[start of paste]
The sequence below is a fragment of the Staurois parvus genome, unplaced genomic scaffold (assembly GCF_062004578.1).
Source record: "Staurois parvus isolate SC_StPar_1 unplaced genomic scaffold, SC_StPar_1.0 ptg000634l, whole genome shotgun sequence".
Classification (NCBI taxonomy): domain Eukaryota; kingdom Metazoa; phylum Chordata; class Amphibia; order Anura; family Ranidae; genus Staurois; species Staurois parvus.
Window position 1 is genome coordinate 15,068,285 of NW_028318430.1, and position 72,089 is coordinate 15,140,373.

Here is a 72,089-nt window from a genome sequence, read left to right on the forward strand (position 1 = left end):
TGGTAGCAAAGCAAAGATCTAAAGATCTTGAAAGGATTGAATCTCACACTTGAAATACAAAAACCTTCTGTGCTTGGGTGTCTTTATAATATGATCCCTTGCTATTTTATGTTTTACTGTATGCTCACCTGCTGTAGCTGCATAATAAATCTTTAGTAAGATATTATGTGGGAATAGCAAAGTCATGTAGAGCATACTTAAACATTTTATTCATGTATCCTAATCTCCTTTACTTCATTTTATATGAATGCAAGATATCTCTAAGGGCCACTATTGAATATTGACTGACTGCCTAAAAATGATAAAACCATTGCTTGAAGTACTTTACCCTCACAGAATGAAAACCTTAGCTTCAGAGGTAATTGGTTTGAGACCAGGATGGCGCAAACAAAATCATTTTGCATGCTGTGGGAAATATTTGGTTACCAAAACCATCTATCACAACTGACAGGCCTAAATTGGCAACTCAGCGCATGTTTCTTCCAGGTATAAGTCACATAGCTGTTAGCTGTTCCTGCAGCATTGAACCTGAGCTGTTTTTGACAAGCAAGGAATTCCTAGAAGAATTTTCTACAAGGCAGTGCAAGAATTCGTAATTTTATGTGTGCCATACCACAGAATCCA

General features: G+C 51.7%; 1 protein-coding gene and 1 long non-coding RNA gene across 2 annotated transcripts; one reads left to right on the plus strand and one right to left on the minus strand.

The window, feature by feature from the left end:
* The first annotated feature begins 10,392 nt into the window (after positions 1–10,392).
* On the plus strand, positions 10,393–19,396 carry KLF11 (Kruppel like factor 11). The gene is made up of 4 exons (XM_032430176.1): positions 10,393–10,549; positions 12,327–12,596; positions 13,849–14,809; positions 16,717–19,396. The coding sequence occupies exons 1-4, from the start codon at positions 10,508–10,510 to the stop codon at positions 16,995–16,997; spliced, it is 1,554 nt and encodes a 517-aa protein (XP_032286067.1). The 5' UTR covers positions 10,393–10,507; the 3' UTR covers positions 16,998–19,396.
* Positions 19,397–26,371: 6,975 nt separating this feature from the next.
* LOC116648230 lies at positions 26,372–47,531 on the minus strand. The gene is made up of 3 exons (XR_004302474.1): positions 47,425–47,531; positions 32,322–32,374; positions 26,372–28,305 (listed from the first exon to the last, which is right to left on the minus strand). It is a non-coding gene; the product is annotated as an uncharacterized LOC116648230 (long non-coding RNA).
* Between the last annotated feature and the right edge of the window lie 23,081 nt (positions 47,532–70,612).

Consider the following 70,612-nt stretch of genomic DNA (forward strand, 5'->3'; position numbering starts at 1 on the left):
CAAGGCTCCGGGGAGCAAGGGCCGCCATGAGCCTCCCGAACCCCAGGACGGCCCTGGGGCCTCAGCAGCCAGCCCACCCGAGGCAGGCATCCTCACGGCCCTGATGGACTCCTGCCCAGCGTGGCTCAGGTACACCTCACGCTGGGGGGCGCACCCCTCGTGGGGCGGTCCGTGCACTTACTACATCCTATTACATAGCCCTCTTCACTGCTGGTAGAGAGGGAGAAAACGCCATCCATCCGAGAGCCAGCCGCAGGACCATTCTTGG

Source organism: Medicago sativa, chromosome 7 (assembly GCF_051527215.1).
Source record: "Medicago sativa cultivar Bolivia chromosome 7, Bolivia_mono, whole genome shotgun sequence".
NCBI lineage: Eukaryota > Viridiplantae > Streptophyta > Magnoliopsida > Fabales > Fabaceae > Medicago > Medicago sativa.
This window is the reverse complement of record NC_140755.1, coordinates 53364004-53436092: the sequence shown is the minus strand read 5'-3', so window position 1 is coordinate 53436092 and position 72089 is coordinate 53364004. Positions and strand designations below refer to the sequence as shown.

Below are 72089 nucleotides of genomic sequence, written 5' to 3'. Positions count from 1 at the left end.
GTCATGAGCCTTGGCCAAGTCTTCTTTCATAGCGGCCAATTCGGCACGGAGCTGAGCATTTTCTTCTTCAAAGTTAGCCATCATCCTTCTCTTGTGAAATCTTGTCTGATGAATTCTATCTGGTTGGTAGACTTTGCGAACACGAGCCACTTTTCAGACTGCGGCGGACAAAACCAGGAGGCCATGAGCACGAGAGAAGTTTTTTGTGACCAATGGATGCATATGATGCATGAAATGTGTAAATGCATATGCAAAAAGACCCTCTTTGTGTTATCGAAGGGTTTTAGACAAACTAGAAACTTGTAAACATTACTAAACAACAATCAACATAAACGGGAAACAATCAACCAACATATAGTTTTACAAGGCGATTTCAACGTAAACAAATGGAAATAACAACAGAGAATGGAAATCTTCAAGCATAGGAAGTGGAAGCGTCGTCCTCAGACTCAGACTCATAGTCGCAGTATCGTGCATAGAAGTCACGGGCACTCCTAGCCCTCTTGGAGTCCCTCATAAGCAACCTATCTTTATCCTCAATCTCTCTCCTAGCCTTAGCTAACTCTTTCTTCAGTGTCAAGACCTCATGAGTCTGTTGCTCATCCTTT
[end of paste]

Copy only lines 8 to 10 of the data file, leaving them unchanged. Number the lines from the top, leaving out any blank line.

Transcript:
The window, feature by feature from the left end:
* The first annotated feature begins 10,392 nt into the window (after positions 1–10,392).
* On the plus strand, positions 10,393–19,396 carry KLF11 (Kruppel like factor 11). The gene is made up of 4 exons (XM_032430176.1): positions 10,393–10,549; positions 12,327–12,596; positions 13,849–14,809; positions 16,717–19,396. The coding sequence occupies exons 1-4, from the start codon at positions 10,508–10,510 to the stop codon at positions 16,995–16,997; spliced, it is 1,554 nt and encodes a 517-aa protein (XP_032286067.1). The 5' UTR covers positions 10,393–10,507; the 3' UTR covers positions 16,998–19,396.